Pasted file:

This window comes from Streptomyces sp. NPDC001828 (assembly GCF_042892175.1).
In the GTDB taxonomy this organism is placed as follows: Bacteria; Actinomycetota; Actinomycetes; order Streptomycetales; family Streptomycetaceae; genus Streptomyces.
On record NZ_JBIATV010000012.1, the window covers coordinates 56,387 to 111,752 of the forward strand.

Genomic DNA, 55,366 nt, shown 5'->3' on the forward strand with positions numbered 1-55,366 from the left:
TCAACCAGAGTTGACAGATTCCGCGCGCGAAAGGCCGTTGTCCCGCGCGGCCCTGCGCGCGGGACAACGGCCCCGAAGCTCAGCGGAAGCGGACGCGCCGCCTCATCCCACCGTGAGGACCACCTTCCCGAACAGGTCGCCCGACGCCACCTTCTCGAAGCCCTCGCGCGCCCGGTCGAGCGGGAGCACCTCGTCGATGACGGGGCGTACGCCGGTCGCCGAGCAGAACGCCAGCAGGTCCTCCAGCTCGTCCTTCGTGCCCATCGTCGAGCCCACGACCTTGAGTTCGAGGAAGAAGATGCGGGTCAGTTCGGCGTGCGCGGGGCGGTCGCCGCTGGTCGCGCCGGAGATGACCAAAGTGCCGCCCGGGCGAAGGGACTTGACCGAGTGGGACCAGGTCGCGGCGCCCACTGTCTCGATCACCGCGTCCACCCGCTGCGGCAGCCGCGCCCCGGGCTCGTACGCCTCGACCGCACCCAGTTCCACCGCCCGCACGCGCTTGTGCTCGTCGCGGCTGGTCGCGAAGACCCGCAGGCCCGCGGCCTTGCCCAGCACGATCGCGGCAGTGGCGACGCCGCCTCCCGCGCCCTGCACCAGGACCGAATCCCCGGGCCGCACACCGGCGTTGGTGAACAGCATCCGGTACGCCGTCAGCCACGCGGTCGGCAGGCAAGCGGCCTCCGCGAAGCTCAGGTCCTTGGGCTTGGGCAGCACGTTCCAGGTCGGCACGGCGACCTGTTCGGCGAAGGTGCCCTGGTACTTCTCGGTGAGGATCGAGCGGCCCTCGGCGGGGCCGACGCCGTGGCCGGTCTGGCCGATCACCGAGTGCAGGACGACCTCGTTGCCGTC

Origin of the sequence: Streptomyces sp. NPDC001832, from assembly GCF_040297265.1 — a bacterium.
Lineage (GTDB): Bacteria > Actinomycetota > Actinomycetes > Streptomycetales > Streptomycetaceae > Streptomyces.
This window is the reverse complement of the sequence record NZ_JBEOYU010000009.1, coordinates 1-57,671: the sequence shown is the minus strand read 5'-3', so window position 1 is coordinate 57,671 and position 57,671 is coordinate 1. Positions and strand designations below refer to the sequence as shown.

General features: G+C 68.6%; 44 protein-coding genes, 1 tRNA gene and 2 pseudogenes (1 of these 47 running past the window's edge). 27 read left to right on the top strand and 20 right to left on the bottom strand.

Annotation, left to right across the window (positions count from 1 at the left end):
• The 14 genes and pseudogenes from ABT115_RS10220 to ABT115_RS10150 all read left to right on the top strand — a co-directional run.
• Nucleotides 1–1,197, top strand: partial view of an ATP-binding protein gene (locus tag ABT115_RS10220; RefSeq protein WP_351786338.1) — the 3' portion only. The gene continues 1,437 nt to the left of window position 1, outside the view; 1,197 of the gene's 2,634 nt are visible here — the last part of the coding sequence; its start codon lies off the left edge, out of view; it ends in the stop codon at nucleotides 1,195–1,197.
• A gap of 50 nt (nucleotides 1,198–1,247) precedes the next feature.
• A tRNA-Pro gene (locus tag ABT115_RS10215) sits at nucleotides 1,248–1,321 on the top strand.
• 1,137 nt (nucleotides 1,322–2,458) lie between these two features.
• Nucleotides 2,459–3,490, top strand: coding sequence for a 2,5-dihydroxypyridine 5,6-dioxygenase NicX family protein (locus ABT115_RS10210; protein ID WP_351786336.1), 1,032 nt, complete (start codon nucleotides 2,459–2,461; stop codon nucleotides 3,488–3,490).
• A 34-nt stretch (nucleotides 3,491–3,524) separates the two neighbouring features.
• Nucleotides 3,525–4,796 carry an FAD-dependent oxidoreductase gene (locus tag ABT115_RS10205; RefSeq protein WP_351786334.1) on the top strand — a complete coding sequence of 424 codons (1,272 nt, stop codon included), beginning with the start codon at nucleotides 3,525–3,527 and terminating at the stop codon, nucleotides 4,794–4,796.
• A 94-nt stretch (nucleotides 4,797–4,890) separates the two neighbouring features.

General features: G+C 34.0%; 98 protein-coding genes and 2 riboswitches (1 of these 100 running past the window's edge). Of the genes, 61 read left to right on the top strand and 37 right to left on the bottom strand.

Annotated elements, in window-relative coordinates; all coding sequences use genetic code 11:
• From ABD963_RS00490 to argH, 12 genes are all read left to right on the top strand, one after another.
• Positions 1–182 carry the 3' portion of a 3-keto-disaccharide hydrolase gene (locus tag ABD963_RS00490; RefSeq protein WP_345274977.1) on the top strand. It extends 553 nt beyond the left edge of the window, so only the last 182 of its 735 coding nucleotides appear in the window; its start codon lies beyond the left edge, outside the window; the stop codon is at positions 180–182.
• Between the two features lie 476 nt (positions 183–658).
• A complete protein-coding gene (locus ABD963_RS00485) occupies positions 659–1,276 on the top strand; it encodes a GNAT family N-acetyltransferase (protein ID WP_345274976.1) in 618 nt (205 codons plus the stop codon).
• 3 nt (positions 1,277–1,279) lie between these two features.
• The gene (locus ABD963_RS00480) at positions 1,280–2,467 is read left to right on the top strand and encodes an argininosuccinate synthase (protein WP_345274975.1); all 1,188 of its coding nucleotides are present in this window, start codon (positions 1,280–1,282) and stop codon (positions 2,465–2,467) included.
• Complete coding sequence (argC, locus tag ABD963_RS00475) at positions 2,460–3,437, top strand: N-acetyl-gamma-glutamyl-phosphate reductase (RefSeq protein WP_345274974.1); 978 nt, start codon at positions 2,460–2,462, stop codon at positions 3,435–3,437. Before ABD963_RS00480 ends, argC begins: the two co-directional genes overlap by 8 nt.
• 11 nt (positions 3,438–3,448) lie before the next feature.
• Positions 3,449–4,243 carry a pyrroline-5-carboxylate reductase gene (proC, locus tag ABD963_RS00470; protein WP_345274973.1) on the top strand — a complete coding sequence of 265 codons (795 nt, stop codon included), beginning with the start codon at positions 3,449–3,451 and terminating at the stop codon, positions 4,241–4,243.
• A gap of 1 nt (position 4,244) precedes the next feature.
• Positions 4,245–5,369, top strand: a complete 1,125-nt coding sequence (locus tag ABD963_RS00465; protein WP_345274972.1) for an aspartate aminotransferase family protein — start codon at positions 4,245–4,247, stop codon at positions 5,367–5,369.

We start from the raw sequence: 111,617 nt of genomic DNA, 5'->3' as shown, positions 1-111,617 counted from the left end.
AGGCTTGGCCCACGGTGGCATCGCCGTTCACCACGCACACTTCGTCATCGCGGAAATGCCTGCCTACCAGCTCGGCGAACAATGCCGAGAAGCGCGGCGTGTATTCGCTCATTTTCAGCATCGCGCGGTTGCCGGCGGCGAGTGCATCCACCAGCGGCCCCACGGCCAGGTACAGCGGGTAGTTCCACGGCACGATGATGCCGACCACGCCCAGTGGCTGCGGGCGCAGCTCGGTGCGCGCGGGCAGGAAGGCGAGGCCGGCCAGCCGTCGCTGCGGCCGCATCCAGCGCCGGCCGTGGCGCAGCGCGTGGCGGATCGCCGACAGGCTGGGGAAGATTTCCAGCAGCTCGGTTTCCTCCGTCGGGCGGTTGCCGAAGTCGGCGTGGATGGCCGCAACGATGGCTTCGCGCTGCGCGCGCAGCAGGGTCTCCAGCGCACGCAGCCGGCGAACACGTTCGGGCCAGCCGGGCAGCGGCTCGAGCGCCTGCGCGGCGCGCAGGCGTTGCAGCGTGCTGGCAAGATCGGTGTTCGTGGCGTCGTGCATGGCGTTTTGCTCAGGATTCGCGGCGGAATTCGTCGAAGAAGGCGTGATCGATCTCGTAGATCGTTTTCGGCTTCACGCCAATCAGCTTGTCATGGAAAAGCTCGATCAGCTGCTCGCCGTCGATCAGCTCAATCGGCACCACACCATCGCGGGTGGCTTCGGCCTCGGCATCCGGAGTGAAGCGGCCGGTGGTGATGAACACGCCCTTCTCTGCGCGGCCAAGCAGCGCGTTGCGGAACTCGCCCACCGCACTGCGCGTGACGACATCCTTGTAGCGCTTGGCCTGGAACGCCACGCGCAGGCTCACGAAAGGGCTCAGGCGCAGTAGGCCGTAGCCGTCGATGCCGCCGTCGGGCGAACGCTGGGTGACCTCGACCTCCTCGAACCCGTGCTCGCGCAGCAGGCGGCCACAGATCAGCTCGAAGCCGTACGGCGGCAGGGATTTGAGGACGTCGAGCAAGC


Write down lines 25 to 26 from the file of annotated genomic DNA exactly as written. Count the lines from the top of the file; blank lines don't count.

• A complete protein-coding gene (locus ABD963_RS00485) occupies positions 659–1,276 on the top strand; it encodes a GNAT family N-acetyltransferase (protein ID WP_345274976.1) in 618 nt (205 codons plus the stop codon).
• 3 nt (positions 1,277–1,279) lie between these two features.